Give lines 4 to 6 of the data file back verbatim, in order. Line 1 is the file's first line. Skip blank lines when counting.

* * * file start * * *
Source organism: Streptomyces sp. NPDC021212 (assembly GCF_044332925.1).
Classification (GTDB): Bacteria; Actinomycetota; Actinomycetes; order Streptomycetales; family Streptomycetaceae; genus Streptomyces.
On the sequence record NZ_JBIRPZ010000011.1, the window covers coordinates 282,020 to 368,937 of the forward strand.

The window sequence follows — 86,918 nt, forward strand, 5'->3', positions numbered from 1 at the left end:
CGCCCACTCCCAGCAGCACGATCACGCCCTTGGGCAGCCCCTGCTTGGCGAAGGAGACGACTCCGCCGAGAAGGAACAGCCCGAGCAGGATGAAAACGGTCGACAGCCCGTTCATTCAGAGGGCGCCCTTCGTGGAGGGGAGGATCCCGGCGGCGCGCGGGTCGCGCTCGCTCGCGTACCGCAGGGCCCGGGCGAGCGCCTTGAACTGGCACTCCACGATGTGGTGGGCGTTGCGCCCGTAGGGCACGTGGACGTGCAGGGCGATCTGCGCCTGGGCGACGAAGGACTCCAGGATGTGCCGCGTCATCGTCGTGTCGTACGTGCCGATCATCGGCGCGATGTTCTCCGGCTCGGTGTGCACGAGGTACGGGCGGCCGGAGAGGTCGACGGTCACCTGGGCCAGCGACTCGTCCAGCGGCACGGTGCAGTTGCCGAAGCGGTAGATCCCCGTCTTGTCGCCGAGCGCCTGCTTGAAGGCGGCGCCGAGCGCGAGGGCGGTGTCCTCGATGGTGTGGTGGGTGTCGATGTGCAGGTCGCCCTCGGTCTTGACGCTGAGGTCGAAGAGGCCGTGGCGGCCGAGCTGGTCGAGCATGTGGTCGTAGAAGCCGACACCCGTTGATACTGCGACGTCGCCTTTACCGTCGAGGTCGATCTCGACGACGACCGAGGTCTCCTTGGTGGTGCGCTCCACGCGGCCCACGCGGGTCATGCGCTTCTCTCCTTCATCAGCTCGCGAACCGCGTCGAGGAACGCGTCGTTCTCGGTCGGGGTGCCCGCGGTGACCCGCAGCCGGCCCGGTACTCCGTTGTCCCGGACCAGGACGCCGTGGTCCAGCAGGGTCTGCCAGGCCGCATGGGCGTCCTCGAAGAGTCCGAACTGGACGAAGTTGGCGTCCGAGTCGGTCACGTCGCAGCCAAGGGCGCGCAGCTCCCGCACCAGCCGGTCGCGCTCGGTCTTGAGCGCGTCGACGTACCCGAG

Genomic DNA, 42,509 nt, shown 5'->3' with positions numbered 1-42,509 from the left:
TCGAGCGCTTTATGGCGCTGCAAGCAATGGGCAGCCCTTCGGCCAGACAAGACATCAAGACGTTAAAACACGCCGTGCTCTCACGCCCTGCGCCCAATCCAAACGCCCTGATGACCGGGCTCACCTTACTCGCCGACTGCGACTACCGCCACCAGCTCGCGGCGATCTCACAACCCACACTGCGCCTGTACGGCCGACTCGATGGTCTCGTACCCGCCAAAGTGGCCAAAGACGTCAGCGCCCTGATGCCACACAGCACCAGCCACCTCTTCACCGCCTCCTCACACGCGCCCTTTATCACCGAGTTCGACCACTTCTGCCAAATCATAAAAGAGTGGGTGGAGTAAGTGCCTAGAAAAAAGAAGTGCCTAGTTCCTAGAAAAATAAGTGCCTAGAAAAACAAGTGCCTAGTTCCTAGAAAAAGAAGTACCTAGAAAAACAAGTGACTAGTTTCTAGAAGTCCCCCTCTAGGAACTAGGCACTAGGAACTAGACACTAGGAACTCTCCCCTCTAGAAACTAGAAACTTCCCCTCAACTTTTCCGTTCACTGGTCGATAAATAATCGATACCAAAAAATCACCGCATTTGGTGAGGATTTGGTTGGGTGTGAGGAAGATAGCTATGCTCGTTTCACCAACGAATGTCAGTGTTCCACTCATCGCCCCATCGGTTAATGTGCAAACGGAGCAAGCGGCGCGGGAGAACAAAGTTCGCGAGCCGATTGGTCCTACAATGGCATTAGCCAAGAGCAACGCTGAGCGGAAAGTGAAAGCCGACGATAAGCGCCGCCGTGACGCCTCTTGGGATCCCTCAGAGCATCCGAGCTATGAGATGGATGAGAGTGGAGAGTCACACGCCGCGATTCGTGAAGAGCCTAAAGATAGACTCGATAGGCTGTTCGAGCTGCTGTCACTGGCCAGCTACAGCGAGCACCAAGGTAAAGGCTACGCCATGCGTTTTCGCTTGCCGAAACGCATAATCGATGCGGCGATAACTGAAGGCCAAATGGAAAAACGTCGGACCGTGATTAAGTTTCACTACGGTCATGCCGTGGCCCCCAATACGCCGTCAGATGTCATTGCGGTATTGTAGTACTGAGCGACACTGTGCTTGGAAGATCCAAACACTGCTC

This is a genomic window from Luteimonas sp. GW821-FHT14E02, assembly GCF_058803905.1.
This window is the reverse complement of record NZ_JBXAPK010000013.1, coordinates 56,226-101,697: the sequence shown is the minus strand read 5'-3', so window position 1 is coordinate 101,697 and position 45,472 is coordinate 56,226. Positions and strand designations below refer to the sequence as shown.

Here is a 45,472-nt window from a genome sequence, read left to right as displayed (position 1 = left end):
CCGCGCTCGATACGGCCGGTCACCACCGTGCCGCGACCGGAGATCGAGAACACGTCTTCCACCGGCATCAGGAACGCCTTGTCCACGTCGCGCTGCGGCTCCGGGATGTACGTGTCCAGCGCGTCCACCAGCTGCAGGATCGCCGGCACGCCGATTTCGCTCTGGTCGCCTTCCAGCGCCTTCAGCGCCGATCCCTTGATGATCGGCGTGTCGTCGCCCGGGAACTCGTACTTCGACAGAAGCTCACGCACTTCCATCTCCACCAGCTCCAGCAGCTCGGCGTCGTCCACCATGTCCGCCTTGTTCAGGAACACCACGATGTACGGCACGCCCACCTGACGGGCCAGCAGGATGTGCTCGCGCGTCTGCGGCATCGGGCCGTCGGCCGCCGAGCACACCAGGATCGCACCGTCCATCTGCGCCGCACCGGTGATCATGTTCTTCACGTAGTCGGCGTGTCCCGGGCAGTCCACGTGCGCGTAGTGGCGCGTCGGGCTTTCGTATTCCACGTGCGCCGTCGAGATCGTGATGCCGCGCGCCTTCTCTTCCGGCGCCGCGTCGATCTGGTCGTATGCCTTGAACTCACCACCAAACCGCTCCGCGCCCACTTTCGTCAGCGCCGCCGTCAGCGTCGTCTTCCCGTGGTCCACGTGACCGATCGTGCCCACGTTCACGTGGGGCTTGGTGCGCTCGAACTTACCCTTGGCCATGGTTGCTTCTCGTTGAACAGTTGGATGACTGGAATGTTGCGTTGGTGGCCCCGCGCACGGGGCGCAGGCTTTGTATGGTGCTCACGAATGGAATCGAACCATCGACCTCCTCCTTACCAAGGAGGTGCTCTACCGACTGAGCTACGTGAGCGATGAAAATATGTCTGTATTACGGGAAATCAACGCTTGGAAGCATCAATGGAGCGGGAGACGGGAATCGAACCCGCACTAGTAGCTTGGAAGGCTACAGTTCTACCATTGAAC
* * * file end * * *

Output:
The window sequence follows — 86,918 nt, forward strand, 5'->3', positions numbered from 1 at the left end:
CGCCCACTCCCAGCAGCACGATCACGCCCTTGGGCAGCCCCTGCTTGGCGAAGGAGACGACTCCGCCGAGAAGGAACAGCCCGAGCAGGATGAAAACGGTCGACAGCCCGTTCATTCAGAGGGCGCCCTTCGTGGAGGGGAGGATCCCGGCGGCGCGCGGGTCGCGCTCGCTCGCGTACCGCAGGGCCCGGGCGAGCGCCTTGAACTGGCACTCCACGATGTGGTGGGCGTTGCGCCCGTAGGGCACGTGGACGTGCAGGGCGATCTGCGCCTGGGCGACGAAGGACTCCAGGATGTGCCGCGTCATCGTCGTGTCGTACGTGCCGATCATCGGCGCGATGTTCTCCGGCTCGGTGTGCACGAGGTACGGGCGGCCGGAGAGGTCGACGGTCACCTGGGCCAGCGACTCGTCCAGCGGCACGGTGCAGTTGCCGAAGCGGTAGATCCCCGTCTTGTCGCCGAGCGCCTGCTTGAAGGCGGCGCCGAGCGCGAGGGCGGTGTCCTCGATGGTGTGGTGGGTGTCGATGTGCAGGTCGCCCTCGGTCTTGACGCTGAGGTCGAAGAGGCCGTGGCGGCCGAGCTGGTCGAGCATGTGGTCGTAGAAGCCGACACCCGTTGATACTGCGACGTCGCCTTTACCGTCGAGGTCGATCTCGACGACGACCGAGGTCTCCTTGGTGGTGCGCTCCACGCGGCCCACGCGGGTCATGCGCTTCTCTCCTTCATCAGCTCGCGAACCGCGTCGAGGAACGCGTCGTTCTCGGTCGGGGTGCCCGCGGTGACCCGCAGCCGGCCCGGTACTCCGTTGTCCCGGACCAGGACGCCGTGGTCCAGCAGGGTCTGCCAGGCCGCATGGGCGTCCTCGAAGAGTCCGAACTGGACGAAGTTGGCGTCCGAGTCGGTCACGTCGCAGCCAAGGGCGCGCAGCTCCCGCACCAGCCGGTCGCGCTCGGTCTTGAGCGCGTCGACGTACCCGAG

Genomic DNA, 42,509 nt, shown 5'->3' with positions numbered 1-42,509 from the left: